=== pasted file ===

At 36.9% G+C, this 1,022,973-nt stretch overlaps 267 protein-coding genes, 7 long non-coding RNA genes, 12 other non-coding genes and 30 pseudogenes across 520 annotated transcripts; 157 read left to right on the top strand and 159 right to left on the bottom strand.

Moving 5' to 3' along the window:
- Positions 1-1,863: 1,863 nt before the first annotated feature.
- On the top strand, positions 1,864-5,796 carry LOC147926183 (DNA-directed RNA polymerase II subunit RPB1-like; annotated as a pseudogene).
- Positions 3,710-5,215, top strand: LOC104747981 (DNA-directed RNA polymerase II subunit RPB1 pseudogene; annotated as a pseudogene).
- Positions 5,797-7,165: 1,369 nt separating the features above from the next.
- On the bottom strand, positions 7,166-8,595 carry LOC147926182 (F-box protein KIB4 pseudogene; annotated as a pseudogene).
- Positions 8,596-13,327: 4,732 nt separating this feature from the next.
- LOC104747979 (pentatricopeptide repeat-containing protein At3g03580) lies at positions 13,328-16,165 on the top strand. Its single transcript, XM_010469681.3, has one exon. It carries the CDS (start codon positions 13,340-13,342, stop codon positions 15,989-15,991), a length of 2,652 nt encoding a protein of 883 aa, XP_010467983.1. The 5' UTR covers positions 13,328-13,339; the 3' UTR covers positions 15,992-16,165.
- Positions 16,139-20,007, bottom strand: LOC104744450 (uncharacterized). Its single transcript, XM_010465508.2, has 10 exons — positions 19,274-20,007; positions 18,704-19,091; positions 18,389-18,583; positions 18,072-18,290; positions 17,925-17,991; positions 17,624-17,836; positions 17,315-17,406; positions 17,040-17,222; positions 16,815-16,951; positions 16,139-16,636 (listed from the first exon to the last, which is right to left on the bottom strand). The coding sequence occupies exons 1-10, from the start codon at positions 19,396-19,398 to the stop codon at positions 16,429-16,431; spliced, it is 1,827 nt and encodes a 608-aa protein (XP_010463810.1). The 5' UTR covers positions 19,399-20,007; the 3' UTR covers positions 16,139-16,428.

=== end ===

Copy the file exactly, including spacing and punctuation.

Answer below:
At 36.9% G+C, this 1,022,973-nt stretch overlaps 267 protein-coding genes, 7 long non-coding RNA genes, 12 other non-coding genes and 30 pseudogenes across 520 annotated transcripts; 157 read left to right on the top strand and 159 right to left on the bottom strand.

Moving 5' to 3' along the window:
- Positions 1-1,863: 1,863 nt before the first annotated feature.
- On the top strand, positions 1,864-5,796 carry LOC147926183 (DNA-directed RNA polymerase II subunit RPB1-like; annotated as a pseudogene).
- Positions 3,710-5,215, top strand: LOC104747981 (DNA-directed RNA polymerase II subunit RPB1 pseudogene; annotated as a pseudogene).
- Positions 5,797-7,165: 1,369 nt separating the features above from the next.
- On the bottom strand, positions 7,166-8,595 carry LOC147926182 (F-box protein KIB4 pseudogene; annotated as a pseudogene).
- Positions 8,596-13,327: 4,732 nt separating this feature from the next.
- LOC104747979 (pentatricopeptide repeat-containing protein At3g03580) lies at positions 13,328-16,165 on the top strand. Its single transcript, XM_010469681.3, has one exon. It carries the CDS (start codon positions 13,340-13,342, stop codon positions 15,989-15,991), a length of 2,652 nt encoding a protein of 883 aa, XP_010467983.1. The 5' UTR covers positions 13,328-13,339; the 3' UTR covers positions 15,992-16,165.
- Positions 16,139-20,007, bottom strand: LOC104744450 (uncharacterized). Its single transcript, XM_010465508.2, has 10 exons — positions 19,274-20,007; positions 18,704-19,091; positions 18,389-18,583; positions 18,072-18,290; positions 17,925-17,991; positions 17,624-17,836; positions 17,315-17,406; positions 17,040-17,222; positions 16,815-16,951; positions 16,139-16,636 (listed from the first exon to the last, which is right to left on the bottom strand). The coding sequence occupies exons 1-10, from the start codon at positions 19,396-19,398 to the stop codon at positions 16,429-16,431; spliced, it is 1,827 nt and encodes a 608-aa protein (XP_010463810.1). The 5' UTR covers positions 19,399-20,007; the 3' UTR covers positions 16,139-16,428.